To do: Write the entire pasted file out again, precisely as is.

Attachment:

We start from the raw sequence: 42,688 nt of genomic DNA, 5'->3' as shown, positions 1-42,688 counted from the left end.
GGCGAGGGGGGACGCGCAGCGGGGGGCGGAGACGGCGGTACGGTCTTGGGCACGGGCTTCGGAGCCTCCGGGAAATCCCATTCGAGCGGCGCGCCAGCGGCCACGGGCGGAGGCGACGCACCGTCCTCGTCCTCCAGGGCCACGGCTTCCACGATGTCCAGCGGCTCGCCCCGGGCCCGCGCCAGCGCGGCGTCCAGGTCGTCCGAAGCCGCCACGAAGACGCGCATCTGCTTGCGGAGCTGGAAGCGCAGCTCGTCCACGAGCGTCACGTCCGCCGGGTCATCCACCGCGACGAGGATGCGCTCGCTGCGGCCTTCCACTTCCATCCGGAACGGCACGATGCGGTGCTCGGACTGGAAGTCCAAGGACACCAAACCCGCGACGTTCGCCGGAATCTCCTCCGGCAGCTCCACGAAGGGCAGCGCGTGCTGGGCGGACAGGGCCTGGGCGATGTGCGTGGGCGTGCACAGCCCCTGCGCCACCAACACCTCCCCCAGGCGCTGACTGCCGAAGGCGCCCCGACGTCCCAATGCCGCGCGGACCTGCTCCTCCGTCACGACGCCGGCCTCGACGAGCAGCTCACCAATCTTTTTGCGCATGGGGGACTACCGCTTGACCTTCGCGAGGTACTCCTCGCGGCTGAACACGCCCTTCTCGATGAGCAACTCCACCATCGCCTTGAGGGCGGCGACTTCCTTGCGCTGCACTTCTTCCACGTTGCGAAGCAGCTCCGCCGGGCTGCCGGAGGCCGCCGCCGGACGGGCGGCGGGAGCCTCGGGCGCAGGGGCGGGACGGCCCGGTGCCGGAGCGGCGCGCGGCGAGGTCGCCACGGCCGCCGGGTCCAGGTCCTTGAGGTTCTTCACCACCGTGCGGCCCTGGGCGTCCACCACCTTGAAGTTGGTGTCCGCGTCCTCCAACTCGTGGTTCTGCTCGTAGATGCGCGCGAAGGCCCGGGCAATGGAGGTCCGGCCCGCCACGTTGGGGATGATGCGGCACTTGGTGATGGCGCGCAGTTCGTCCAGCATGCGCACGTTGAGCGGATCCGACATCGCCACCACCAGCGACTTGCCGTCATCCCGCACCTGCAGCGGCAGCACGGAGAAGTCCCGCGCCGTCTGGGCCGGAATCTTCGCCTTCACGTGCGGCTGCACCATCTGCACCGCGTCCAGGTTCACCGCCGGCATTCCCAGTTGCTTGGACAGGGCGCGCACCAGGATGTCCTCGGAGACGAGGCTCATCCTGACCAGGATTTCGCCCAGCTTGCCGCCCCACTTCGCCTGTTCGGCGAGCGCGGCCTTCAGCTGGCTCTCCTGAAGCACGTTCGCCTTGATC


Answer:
We start from the raw sequence: 42,688 nt of genomic DNA, 5'->3' as shown, positions 1-42,688 counted from the left end.
GGCGAGGGGGGACGCGCAGCGGGGGGCGGAGACGGCGGTACGGTCTTGGGCACGGGCTTCGGAGCCTCCGGGAAATCCCATTCGAGCGGCGCGCCAGCGGCCACGGGCGGAGGCGACGCACCGTCCTCGTCCTCCAGGGCCACGGCTTCCACGATGTCCAGCGGCTCGCCCCGGGCCCGCGCCAGCGCGGCGTCCAGGTCGTCCGAAGCCGCCACGAAGACGCGCATCTGCTTGCGGAGCTGGAAGCGCAGCTCGTCCACGAGCGTCACGTCCGCCGGGTCATCCACCGCGACGAGGATGCGCTCGCTGCGGCCTTCCACTTCCATCCGGAACGGCACGATGCGGTGCTCGGACTGGAAGTCCAAGGACACCAAACCCGCGACGTTCGCCGGAATCTCCTCCGGCAGCTCCACGAAGGGCAGCGCGTGCTGGGCGGACAGGGCCTGGGCGATGTGCGTGGGCGTGCACAGCCCCTGCGCCACCAACACCTCCCCCAGGCGCTGACTGCCGAAGGCGCCCCGACGTCCCAATGCCGCGCGGACCTGCTCCTCCGTCACGACGCCGGCCTCGACGAGCAGCTCACCAATCTTTTTGCGCATGGGGGACTACCGCTTGACCTTCGCGAGGTACTCCTCGCGGCTGAACACGCCCTTCTCGATGAGCAACTCCACCATCGCCTTGAGGGCGGCGACTTCCTTGCGCTGCACTTCTTCCACGTTGCGAAGCAGCTCCGCCGGGCTGCCGGAGGCCGCCGCCGGACGGGCGGCGGGAGCCTCGGGCGCAGGGGCGGGACGGCCCGGTGCCGGAGCGGCGCGCGGCGAGGTCGCCACGGCCGCCGGGTCCAGGTCCTTGAGGTTCTTCACCACCGTGCGGCCCTGGGCGTCCACCACCTTGAAGTTGGTGTCCGCGTCCTCCAACTCGTGGTTCTGCTCGTAGATGCGCGCGAAGGCCCGGGCAATGGAGGTCCGGCCCGCCACGTTGGGGATGATGCGGCACTTGGTGATGGCGCGCAGTTCGTCCAGCATGCGCACGTTGAGCGGATCCGACATCGCCACCACCAGCGACTTGCCGTCATCCCGCACCTGCAGCGGCAGCACGGAGAAGTCCCGCGCCGTCTGGGCCGGAATCTTCGCCTTCACGTGCGGCTGCACCATCTGCACCGCGTCCAGGTTCACCGCCGGCATTCCCAGTTGCTTGGACAGGGCGCGCACCAGGATGTCCTCGGAGACGAGGCTCATCCTGACCAGGATTTCGCCCAGCTTGCCGCCCCACTTCGCCTGTTCGGCGAGCGCGGCCTTCAGCTGGCTCTCCTGAAGCACGTTCGCCTTGATC